Bolen additionally urges politicians to look at the facts of the situation in Syria and the demographics of immigrants before closing our borders. He pointed to the thoroughness of the vetting process, saying that entry of refugees into the U.S. takes longer than for almost any other immigrant group due to the background checks that are in place.

Despite the difficulties he had in coming here, and the obstacles his family continues to face in Syria, Dabi is glad to have found another home in Waco.

“Being in a war zone sometimes it is hard not to lose faith in a lot of what humans can and want to do. But also, seeing the side of people who are willing to help, who are willing to take some time to [take] a great leap of faith in you, I think it’s the best cure for losing your faith in the world,” Dabi said.

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A nice story by  AVERY LILL at KWBU.  Audio available through link to story:

http://kwbu.org/post/syrian-refugees-look-resettle-texas-could-become-home

As Syrian Refugees Look to Resettle, Texas Could Become Home

In September, the United States announced it would aim to accept 10,000 Syrian refugees, as millions continue to flee the violence in their home country. , The resulting refugee crisis has raised many questions, like where can the displaced go. Is Waco a viable option? For KWBU Avery Lill reports

25-year-old Amjad Dabi describes what life in Syria was like before he came to Waco as a student in 2013:

“I mean, I remember, we’d be sitting down taking the exam, and would hear the shelling from near by and the, the walls and the windows would be vibrating,” Dabi said. “War sort of became, I don’t know, a daily part of life you don’t get used to it necessarily but you sort of acquire this ability to just go on and pretend that nothing bad is going to happen.”

Dabi and his friend Andreh Maqdissi met Baylor professor Bradley Bolen in 2010 through the non-profit organization, American Voices. Bolen kept in touch with the students via social media. But as life in Syria became increasingly dangerous, it became apparent that the two needed to leave their home country, so Bolen found a way.

“One of the local churches was very kind and offered them housing if they could make it,” Bolen said. “And we went through the audition and application process here at Baylor, and they were accepted. And one thing led to another and they ended up here and they’re thriving.”

But moving to Waco, also presented some challenges for Dabi. He says transportation was one of the biggest issues. In a city where waiting for the next bus to arrive can take up to an hour, it can be difficult to get around. But as Dabi notes, with optimism, the move to Waco was a good one. Bolen believes the city has all the benefits a refugee would need.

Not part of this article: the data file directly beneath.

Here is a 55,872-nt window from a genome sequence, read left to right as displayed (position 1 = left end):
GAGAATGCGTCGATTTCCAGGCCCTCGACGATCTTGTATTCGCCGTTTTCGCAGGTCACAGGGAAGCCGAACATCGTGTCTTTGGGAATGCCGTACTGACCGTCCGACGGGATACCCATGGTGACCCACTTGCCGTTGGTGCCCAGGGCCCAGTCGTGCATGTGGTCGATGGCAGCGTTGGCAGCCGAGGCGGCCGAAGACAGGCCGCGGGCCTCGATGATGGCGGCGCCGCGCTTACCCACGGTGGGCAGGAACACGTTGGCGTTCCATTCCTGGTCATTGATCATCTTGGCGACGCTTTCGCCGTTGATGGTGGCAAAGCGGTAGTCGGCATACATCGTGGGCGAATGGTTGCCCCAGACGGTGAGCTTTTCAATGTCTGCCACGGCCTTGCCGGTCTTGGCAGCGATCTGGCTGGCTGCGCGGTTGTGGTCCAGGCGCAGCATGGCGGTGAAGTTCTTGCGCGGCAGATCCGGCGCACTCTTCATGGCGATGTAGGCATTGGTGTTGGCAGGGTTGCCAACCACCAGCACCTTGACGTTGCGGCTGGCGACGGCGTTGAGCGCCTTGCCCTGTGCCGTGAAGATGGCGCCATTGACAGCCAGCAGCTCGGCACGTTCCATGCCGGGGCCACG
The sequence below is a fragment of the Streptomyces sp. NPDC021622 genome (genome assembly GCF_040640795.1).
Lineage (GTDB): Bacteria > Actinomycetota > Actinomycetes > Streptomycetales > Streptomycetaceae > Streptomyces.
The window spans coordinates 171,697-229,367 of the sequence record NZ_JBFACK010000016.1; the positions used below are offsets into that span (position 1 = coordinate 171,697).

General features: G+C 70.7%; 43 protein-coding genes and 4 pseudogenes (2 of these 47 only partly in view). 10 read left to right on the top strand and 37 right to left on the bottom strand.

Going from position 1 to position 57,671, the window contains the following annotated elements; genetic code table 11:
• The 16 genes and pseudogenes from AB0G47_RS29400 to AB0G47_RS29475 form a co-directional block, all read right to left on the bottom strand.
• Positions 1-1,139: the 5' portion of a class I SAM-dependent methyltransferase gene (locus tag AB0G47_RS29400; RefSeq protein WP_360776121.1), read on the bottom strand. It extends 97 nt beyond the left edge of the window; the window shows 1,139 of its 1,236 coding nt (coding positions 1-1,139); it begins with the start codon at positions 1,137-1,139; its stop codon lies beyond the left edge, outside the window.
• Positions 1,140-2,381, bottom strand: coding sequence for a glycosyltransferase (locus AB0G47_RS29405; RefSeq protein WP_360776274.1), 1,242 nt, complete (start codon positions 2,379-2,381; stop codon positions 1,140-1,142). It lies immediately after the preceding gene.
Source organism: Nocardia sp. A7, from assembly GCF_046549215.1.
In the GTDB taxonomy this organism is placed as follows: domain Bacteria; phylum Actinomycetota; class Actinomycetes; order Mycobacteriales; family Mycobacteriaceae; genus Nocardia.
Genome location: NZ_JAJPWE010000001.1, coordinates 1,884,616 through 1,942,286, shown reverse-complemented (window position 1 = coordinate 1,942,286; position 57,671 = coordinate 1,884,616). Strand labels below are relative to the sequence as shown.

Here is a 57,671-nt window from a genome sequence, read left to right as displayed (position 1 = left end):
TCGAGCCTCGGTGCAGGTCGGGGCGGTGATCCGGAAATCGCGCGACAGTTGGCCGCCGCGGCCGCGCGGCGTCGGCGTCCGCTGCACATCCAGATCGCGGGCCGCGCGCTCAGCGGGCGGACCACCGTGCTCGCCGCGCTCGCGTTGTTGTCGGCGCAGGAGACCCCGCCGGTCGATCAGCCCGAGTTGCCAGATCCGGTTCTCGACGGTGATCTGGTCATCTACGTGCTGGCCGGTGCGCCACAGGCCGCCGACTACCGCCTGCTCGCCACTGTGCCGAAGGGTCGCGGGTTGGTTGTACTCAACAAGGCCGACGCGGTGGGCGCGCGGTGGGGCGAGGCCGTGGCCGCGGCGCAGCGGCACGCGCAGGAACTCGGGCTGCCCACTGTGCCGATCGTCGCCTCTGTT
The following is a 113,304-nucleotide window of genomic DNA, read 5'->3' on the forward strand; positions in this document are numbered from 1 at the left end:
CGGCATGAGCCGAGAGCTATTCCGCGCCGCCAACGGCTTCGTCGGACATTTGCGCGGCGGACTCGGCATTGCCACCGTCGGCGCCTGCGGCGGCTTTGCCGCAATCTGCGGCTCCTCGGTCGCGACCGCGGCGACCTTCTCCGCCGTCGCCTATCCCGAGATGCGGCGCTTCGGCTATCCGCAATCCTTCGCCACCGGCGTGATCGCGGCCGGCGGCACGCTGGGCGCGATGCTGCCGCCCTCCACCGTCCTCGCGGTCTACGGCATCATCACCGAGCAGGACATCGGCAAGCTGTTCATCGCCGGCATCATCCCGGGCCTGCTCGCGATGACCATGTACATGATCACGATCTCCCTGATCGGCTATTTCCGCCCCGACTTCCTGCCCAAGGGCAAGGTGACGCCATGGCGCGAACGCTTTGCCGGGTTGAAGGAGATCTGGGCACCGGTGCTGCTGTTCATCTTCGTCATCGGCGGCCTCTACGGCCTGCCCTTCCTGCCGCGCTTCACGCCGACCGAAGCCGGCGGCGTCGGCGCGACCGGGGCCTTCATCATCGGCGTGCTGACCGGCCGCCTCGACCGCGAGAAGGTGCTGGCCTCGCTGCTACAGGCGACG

“Waco is a very loving place I think, in the sense that people look out for each other,” Bolen said. “Sort of got that small town atmosphere. So it may have made it actually a little easier in some ways to get help.

Getting that help, however, will be a long process for the thousands of Syrians who hope to come to the US as refugees.  Before they can even apply for resettlement, they first must leave Syria and be granted refugee status in another country. In most cases, people who are allowed to come to the US as refugees already have family here. But, the US is more likely to consider admitting people who are in vulnerable situations – like the erupting violence in Syria – and who do not already have family ties. Regardless, the process can take a number of months depending on the situation. Aaron Rippenkroeger, CEO of the Refugee Services of Texas explains.

“The U.S. refugee program is not typically, it’s not designed for emergency, rapid fire action,” Rippenkroeger said. “It’s again those security checks are a very important part of that. And part of the slowness of it. And the thoroughness of it.”

Once approved for what is called a “third country resettlement,” refugees are referred to organizations like the Refugee Services of Texas. Of the 10,000 that the US has committed to welcoming in 2016, Rippenkroeger estimates that anywhere from 700 to a 1,000 Syrians will put down roots in Texas in the near future.

“I think we will see a slow, methodical increase of them in the next couple years. And I think we’ll start to see that uptake start to happen in early next calendar year,” Rippenkroeger said.

There are three main things that make a city a viable place for refugee resettlement:  an open job market, available housing, and a reasonable cost of living. Rippenkroeger stresses that the benefits associated with resettlement are generally limited to six months, after which time he says refugees need to be self-sufficient. A city that supports refugee resettlement, receives aid – like School Impact Grants and health screening facilities – from state and federal governments to help develop its infrastructure. But while Waco is not currently a designated resettlement site, Rippenkroeger expressed optimism that it could be if the city expressed interest.

“Waco has all the indicators that would speak to a positive resettlement experience,” Rippenkroeger said. “But again if that were to happen it would happen very slowly, very gradually. Small numbers. You know, as community people and community partners become familiar with the program and how it works and the clients and the new community members that could be joining the community in that way.”